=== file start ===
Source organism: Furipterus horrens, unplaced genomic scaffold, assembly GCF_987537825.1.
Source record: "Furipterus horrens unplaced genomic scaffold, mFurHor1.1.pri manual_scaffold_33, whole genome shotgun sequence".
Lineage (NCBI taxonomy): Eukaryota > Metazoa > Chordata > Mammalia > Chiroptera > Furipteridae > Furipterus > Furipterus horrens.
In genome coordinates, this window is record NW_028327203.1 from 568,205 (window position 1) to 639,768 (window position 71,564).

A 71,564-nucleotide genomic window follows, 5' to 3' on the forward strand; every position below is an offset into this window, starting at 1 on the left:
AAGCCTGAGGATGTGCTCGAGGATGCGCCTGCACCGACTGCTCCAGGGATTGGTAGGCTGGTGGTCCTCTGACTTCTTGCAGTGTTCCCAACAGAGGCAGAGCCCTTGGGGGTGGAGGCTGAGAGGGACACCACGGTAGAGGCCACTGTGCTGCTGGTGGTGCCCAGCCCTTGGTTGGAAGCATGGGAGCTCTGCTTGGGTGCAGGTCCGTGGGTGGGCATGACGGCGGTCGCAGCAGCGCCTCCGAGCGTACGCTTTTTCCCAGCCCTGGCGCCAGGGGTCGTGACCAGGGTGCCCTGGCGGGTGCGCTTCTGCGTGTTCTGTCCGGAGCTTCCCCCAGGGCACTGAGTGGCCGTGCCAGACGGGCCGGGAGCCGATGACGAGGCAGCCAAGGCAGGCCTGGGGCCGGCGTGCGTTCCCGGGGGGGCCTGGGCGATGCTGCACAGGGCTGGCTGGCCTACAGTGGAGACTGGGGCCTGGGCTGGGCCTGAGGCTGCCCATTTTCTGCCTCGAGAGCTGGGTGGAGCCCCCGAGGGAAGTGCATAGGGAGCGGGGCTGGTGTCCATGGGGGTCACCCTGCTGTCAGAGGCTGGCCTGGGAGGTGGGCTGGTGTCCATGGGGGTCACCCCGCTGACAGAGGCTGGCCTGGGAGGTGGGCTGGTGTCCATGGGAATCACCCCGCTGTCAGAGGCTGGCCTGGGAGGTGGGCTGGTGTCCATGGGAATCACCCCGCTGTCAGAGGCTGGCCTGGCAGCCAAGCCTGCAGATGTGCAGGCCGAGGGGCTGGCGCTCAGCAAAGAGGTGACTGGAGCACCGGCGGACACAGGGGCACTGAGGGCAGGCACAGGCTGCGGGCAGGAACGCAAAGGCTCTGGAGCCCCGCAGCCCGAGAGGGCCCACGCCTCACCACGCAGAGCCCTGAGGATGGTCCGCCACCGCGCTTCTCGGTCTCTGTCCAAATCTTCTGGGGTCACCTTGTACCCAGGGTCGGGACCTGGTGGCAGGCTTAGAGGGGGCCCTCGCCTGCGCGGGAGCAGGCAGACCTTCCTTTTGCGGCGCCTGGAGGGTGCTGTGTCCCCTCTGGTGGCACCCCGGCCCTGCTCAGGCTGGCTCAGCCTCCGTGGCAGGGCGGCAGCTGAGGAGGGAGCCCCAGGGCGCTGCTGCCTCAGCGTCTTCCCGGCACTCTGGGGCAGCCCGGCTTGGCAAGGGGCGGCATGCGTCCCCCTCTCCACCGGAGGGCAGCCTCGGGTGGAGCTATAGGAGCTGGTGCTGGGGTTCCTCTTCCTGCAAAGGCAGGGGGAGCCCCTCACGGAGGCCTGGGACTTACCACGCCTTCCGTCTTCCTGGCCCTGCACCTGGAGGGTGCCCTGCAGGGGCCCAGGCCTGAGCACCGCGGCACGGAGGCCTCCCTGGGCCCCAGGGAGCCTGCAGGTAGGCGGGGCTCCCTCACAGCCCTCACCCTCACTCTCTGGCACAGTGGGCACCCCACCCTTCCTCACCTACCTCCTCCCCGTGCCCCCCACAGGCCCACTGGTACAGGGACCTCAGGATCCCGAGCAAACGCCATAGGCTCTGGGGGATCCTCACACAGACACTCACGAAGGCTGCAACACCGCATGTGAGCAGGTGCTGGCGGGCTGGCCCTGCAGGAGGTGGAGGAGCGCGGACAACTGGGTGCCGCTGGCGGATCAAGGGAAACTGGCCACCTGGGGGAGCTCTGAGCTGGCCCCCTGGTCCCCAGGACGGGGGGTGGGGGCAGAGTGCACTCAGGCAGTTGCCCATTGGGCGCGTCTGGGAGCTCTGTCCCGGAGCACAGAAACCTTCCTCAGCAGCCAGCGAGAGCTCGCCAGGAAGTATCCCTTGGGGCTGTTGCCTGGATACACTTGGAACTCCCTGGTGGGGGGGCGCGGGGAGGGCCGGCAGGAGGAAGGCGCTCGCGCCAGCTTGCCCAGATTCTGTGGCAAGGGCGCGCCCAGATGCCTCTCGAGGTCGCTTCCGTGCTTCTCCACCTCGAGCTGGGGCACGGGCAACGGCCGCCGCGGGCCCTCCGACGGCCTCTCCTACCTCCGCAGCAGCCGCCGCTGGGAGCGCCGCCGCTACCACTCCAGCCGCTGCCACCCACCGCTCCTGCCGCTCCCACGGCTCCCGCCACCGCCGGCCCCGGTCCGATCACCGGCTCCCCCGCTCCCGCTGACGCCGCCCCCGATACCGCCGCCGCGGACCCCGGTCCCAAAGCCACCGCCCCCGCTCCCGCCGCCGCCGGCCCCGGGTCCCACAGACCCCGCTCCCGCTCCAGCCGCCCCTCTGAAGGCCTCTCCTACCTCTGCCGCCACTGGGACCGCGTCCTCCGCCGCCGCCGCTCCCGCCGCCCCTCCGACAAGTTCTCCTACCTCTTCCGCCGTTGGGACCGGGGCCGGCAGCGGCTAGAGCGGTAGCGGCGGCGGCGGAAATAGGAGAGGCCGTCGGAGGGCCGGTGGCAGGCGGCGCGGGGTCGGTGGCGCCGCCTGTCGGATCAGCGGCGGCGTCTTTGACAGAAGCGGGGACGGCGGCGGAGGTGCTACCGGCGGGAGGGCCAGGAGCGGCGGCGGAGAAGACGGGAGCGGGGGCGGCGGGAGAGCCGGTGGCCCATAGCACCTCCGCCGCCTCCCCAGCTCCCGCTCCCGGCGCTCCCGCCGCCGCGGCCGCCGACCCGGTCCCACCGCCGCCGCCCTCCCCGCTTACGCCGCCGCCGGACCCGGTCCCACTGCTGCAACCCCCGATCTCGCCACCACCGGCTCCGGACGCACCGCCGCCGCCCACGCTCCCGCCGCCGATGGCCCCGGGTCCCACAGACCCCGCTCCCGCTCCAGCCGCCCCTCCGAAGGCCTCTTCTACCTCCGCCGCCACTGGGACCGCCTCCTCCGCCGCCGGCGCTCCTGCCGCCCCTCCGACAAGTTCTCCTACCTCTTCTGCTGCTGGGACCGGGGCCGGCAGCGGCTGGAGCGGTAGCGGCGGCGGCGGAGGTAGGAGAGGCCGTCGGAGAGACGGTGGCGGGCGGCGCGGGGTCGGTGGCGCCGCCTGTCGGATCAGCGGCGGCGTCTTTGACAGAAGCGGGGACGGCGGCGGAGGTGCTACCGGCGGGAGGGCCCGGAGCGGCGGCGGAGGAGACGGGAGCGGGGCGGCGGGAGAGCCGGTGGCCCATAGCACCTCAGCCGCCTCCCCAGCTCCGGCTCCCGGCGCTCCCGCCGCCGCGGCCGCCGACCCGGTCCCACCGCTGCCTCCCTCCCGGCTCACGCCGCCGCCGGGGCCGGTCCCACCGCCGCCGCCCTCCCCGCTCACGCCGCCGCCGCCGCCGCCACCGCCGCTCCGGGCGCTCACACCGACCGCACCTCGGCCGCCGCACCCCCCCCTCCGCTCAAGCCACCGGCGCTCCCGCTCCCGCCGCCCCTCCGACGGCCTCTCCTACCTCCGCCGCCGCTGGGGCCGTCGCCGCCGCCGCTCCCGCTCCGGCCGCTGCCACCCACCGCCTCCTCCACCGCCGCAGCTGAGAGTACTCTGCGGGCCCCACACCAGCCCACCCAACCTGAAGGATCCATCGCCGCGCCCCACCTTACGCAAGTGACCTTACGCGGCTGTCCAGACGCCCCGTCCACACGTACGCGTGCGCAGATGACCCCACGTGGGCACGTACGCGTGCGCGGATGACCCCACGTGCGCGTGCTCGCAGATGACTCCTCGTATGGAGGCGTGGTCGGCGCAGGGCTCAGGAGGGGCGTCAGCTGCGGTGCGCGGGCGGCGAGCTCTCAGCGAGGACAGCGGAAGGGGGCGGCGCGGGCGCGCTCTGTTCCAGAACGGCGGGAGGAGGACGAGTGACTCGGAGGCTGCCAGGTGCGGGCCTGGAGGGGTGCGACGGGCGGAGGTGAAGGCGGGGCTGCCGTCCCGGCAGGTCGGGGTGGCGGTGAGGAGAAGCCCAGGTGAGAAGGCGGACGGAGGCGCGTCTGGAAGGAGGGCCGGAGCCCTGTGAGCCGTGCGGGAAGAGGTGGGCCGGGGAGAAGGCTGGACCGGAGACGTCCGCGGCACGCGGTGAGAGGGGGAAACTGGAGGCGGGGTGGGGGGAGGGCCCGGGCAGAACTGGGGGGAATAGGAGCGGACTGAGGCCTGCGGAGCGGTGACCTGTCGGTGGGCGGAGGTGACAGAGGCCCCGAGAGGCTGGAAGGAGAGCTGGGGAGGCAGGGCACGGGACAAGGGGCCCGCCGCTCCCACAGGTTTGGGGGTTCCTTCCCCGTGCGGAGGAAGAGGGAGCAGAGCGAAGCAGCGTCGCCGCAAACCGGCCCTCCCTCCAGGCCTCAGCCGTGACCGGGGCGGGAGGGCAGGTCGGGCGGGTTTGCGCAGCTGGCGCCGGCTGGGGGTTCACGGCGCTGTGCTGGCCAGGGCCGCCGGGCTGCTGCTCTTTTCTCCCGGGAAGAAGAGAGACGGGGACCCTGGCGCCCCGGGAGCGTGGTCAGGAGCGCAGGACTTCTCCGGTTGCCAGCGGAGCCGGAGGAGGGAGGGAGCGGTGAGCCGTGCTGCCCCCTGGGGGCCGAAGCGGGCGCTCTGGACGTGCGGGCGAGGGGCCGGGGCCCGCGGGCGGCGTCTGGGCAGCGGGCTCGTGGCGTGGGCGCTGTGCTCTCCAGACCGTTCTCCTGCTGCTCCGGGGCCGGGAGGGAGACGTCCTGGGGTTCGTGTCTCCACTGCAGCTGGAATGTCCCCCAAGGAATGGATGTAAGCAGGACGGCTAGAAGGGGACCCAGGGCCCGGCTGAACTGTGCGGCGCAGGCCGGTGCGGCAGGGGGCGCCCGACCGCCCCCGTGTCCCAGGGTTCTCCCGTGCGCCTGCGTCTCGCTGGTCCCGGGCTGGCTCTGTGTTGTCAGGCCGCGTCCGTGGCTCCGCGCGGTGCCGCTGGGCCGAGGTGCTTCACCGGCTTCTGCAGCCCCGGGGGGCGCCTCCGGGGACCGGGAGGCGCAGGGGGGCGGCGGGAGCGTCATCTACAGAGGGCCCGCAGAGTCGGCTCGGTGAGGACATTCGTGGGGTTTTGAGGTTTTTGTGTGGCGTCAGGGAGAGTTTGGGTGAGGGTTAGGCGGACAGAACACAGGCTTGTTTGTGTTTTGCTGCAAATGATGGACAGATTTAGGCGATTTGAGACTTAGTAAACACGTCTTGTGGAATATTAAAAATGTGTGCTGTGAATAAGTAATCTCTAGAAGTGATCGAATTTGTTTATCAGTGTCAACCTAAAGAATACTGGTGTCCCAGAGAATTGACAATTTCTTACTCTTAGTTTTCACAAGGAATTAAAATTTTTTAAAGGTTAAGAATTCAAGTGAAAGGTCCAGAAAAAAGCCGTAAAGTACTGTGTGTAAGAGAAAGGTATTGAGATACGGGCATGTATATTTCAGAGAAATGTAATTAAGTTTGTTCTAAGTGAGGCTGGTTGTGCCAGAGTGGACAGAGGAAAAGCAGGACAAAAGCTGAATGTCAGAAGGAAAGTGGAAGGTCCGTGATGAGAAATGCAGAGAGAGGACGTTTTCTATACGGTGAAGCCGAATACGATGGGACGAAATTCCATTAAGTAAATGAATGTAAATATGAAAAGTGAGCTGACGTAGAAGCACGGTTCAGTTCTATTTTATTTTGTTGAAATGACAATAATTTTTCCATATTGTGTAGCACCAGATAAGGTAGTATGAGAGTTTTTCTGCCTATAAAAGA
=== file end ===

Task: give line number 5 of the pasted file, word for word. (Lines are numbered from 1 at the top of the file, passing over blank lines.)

A 71,564-nucleotide genomic window follows, 5' to 3' on the forward strand; every position below is an offset into this window, starting at 1 on the left: